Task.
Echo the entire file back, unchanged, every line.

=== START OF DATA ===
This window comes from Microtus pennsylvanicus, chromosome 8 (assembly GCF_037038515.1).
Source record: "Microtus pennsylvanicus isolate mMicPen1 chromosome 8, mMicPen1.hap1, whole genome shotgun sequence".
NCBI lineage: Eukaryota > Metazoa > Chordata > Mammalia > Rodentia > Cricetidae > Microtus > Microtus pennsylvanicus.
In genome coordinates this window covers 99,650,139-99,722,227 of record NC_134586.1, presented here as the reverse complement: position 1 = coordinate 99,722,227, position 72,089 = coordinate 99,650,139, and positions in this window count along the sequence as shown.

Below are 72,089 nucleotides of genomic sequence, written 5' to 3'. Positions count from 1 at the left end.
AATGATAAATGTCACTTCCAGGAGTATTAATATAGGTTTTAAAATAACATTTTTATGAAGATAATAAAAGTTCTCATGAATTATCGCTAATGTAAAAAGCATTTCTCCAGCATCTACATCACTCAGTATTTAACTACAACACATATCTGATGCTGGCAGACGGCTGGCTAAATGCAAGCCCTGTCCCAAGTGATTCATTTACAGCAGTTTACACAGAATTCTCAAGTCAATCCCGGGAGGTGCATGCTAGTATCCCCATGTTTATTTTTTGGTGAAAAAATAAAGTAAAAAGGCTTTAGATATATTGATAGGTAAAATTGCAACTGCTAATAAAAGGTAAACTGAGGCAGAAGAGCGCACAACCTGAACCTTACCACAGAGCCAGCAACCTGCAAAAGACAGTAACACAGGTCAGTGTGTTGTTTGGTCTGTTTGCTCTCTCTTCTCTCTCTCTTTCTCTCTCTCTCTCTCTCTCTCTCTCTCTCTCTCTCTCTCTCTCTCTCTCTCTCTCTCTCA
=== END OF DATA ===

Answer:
This window comes from Microtus pennsylvanicus, chromosome 8 (assembly GCF_037038515.1).
Source record: "Microtus pennsylvanicus isolate mMicPen1 chromosome 8, mMicPen1.hap1, whole genome shotgun sequence".
NCBI lineage: Eukaryota > Metazoa > Chordata > Mammalia > Rodentia > Cricetidae > Microtus > Microtus pennsylvanicus.
In genome coordinates this window covers 99,650,139-99,722,227 of record NC_134586.1, presented here as the reverse complement: position 1 = coordinate 99,722,227, position 72,089 = coordinate 99,650,139, and positions in this window count along the sequence as shown.

Below are 72,089 nucleotides of genomic sequence, written 5' to 3'. Positions count from 1 at the left end.
AATGATAAATGTCACTTCCAGGAGTATTAATATAGGTTTTAAAATAACATTTTTATGAAGATAATAAAAGTTCTCATGAATTATCGCTAATGTAAAAAGCATTTCTCCAGCATCTACATCACTCAGTATTTAACTACAACACATATCTGATGCTGGCAGACGGCTGGCTAAATGCAAGCCCTGTCCCAAGTGATTCATTTACAGCAGTTTACACAGAATTCTCAAGTCAATCCCGGGAGGTGCATGCTAGTATCCCCATGTTTATTTTTTGGTGAAAAAATAAAGTAAAAAGGCTTTAGATATATTGATAGGTAAAATTGCAACTGCTAATAAAAGGTAAACTGAGGCAGAAGAGCGCACAACCTGAACCTTACCACAGAGCCAGCAACCTGCAAAAGACAGTAACACAGGTCAGTGTGTTGTTTGGTCTGTTTGCTCTCTCTTCTCTCTCTCTTTCTCTCTCTCTCTCTCTCTCTCTCTCTCTCTCTCTCTCTCTCTCTCTCTCTCTCTCTCTCA